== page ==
Sunday, November 06, 2016

Podcast Rec: Harry Potter and the Sacred Text

This is my second year teaching a class which is designed for students who are new to the university (in my case, all freshpeople). We focus on connecting these students to the university and helping them achieve their goals.  I spend a lot of time focusing on non-academic goals because my philosophy is that part of college is becoming a well-rounded person, not just one who can study (although I do spend a class period on teaching them how to study because...they don't know how to).  I have real regrets about how many hours I spent in the library when I was a college student and I don't want my students to have to deal with those feelings later on in their lives,so I emphasize extra and co-curricular events and activities.

ANYWAY.

I have the students do an exercise in which we talk about the seven dimensions of wellness, an exercise that is recommended by the people who organize this first year program. I give them a pie chart and have them shade in their circles with how full they think the different areas are in their own lives. The point is that they can then reevaluate how they spend their time to sort of emphasize areas they are weak in or even out the areas. Every time I fill out my wellness circle, there's a big glaring gap in my wellness.
That gap is in my spirituality. I was raised in a non-religious household and I sort of hold a dim view of religion.  I haven't really done much about this, beyond saying that I kind of want to be a good person and I do feel like this a legitimate issue in my life. There are huge gaps in my knowledge about religions because I've always just sort of rolled my eyes at the whole thing.  I immediately judge when people talk about religion as important in their lives. But I kind of don't like this aspect of myself and when I filled out that chart this year, I knew I need to do something.

For me, this something has been listening to the podcast Harry Potter and the Sacred Text.  Hosts Vanessa Zoltan and Casper ter Kuile read through one chapter of a Harry Potter novel a week (they're only on the beginning of the second book, so you can catch up if you start now!) using a particular lens, like friendship or goals or white privilege.  Then they use a religious practice to examine the text as if it were a sacred document, which to many of us, it is.  Zoltan and ter Kuile have been to divinity school, but they call themselves "humanist chaplains," which doesn't actually mean anything to me except that, as a non-religious person, I feel like I learn a lot about religion when they talk, but I don't feel proselytized to.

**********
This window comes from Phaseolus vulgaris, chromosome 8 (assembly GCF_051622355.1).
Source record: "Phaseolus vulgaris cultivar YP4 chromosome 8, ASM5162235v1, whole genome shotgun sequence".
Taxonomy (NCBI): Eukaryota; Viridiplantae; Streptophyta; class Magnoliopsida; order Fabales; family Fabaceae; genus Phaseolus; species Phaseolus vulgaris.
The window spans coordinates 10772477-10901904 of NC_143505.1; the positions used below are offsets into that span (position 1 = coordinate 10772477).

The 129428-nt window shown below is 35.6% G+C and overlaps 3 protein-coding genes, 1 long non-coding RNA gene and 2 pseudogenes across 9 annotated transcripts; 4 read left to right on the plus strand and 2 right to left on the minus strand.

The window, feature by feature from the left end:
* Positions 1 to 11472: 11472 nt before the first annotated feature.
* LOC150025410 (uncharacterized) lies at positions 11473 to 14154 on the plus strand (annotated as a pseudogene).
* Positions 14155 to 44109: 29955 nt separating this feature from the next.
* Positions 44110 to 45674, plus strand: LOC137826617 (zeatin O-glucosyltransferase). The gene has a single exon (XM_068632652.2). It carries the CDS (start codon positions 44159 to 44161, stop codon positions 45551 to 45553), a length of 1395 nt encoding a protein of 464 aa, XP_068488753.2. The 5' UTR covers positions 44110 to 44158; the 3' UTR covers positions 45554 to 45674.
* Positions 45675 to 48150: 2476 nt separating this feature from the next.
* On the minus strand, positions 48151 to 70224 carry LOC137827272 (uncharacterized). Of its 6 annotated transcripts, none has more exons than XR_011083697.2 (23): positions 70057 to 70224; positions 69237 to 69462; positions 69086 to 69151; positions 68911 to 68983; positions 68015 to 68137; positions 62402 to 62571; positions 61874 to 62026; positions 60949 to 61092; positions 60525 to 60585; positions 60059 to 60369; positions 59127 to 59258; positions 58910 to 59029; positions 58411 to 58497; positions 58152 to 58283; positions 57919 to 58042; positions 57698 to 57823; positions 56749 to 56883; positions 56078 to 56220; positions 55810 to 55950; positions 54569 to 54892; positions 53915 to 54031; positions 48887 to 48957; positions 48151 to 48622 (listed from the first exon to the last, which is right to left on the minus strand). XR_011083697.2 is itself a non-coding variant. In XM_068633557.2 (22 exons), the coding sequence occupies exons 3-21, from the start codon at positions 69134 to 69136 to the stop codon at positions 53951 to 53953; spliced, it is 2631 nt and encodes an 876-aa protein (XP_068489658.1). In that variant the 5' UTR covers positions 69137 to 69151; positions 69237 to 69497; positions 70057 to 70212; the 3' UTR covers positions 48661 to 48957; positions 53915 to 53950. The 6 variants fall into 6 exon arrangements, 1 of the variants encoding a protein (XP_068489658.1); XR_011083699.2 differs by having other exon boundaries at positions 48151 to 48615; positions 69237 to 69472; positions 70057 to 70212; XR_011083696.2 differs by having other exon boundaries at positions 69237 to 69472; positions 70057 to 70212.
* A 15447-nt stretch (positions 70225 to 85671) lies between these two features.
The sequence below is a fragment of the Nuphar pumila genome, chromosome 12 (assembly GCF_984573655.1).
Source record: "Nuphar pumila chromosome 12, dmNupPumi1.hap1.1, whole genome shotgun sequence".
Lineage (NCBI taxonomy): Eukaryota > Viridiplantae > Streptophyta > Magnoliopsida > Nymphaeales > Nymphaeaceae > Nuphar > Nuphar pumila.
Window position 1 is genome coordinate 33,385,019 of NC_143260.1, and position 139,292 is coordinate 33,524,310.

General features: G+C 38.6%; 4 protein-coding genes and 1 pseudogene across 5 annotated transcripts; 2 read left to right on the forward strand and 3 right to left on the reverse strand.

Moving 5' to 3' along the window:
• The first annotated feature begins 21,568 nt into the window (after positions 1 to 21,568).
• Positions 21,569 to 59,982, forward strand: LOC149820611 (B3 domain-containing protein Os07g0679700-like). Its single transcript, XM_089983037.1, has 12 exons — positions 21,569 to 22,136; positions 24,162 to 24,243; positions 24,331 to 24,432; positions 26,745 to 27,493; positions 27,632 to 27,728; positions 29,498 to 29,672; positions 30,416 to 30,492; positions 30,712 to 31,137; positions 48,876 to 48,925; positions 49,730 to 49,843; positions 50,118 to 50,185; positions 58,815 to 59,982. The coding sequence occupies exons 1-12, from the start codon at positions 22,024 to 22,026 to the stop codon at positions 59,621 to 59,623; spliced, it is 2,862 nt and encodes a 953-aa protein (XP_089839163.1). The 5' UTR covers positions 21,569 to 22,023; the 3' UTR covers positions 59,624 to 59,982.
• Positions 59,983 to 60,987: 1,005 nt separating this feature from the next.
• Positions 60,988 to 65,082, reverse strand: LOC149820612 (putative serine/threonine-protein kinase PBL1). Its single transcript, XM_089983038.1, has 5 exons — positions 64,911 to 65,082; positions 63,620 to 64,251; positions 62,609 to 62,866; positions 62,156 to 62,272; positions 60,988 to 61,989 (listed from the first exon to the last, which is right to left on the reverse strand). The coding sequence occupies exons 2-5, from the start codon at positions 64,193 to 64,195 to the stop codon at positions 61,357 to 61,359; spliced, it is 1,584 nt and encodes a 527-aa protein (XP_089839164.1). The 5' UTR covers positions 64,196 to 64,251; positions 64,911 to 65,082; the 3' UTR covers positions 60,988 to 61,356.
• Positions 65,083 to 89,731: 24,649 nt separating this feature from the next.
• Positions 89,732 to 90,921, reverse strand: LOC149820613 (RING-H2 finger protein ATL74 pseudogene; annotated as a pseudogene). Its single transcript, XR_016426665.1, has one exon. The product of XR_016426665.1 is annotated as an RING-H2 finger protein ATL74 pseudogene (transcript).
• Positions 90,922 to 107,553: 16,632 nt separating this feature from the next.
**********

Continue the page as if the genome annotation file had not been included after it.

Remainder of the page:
Plus, they have insightful things to say about the book and I often leave their podcast episodes rethinking about scenes I have read dozens of times at this point in my life with fresh thoughts and new opinions.  For example, in the scene in the first book when Hermione is caught in the bathroom with the troll and she's doing nothing because she's freaked the fuck out, Ron is the one who saves the day with a Leviosa spell that Hermione had taught him, so she did play a part in saving herself.  I had always just thought of Hermione as useless in that scene and it had always bothered me since I always had thought of J.K. Rowling as great about having strong female characters.  Now I'm no longer as annoyed by that scene.

As if that's not enough of a reason to listen to this podcast, Zoltan and ter Kuile are just likeable people.  Their teasing dynamic about who will win the 30-second recap and whose friendship is more valuable is delightful.  They also seem like genuinely nice people who look at things from a kinder, gentler lens than I do myself.  At the end of each episode, they give a blessing to one of the characters in the chapter (and I find this bit NOT ANNOYING, but insightful!) and in one chapter Zoltan blessed Aunt Margie because Aunt Margie knows what she likes and she doesn't like children and she's strong enough to say so and we could all learn a lesson from that. So, in one instant I went from slagging on Aunt Margie because Harry does to thinking about the character from a sympathetic, feminist angle.

In these dark days of a long national nightmare that I hope will end peacefully by Tuesday night, this podcast is smart breath of fresh air for me.  Please listen to it.

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